# What is the structure of a lipid and why is this example non-polar?

Lipids usually consist of 3 fatty acids and 1 glycerol. I looked up what they look like

So how is it not a polar molecule? The $\ce{-OH}$ side has negative charge, and the hydrocarbon side chain has a positive charge.

• How do you get that the side chain has a positive charge? – jonsca Feb 22 '14 at 4:53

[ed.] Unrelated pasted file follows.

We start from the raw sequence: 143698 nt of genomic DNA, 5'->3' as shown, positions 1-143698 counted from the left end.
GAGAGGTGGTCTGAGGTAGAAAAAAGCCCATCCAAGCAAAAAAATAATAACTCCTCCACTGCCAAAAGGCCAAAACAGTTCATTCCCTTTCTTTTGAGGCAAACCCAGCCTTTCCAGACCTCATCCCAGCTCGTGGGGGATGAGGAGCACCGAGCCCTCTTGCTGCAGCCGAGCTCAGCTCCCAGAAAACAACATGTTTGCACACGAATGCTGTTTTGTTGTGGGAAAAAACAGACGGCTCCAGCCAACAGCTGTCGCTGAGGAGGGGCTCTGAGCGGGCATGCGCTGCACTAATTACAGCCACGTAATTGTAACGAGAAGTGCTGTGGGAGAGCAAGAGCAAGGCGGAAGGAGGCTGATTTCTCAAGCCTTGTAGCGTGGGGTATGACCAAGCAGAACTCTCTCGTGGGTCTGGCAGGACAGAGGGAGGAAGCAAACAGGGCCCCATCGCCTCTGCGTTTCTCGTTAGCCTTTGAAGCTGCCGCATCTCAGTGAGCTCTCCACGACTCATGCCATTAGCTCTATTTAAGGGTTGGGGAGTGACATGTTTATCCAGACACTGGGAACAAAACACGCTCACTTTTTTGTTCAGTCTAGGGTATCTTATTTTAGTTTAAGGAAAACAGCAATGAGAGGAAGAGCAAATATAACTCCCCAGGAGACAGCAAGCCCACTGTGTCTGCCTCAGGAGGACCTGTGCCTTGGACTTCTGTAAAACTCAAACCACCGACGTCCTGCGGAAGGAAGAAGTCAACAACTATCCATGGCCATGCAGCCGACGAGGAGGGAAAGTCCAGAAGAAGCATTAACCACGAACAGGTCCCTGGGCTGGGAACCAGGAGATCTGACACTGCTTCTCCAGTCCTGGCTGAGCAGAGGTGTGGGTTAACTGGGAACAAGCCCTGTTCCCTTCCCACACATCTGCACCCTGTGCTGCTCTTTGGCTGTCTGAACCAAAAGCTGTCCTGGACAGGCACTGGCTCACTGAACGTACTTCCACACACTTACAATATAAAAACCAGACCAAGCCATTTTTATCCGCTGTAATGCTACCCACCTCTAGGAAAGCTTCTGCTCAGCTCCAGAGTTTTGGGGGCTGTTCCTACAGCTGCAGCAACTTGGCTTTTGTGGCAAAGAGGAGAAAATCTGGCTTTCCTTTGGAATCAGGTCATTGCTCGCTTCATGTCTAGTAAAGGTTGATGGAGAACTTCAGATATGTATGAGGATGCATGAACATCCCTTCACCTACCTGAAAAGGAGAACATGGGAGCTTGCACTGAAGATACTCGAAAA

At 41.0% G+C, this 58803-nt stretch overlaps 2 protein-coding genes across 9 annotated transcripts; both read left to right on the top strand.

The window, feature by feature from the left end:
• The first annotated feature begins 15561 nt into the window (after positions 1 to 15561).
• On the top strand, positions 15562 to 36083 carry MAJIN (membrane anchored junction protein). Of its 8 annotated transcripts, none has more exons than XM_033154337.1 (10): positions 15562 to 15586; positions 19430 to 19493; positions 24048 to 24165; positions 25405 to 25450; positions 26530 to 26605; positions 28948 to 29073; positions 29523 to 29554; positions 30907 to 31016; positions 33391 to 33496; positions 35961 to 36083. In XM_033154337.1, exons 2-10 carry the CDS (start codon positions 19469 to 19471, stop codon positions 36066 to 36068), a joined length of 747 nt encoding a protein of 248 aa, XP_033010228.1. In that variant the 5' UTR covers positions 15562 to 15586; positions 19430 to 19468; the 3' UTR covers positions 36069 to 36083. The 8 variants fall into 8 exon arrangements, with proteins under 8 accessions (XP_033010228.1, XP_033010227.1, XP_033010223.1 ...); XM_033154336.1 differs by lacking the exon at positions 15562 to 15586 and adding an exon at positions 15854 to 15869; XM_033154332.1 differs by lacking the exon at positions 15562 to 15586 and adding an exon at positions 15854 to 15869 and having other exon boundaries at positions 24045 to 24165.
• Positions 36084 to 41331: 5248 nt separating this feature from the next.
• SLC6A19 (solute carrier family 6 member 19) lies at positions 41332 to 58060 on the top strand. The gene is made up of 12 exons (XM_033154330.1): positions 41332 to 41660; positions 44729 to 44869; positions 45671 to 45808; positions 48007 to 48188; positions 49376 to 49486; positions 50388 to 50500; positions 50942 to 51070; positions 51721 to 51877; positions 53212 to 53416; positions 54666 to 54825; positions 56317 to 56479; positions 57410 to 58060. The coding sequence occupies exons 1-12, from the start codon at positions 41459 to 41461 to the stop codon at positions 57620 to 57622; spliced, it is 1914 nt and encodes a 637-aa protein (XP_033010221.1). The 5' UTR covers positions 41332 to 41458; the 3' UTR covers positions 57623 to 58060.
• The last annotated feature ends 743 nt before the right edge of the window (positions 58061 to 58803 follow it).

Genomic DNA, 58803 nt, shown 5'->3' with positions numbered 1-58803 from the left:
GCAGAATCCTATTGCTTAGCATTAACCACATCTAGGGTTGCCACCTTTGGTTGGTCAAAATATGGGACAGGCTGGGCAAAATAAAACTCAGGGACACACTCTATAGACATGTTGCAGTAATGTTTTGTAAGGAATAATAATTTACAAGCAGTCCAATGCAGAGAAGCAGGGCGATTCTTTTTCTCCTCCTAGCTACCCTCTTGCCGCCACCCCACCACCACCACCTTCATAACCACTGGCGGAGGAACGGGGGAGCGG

• See Klaus's answer: Lipids are a class of biomolecule that are usually nonpolar or ambiphilic - they have a polar region (usually small, like the OH on cholesterol) and a nonpolar region (usually large, like the hydrocarbon part of cholesterol). – Ben Norris Feb 22 '14 at 13:53
• Why was his question downvoted? – Brian Feb 22 '14 at 16:24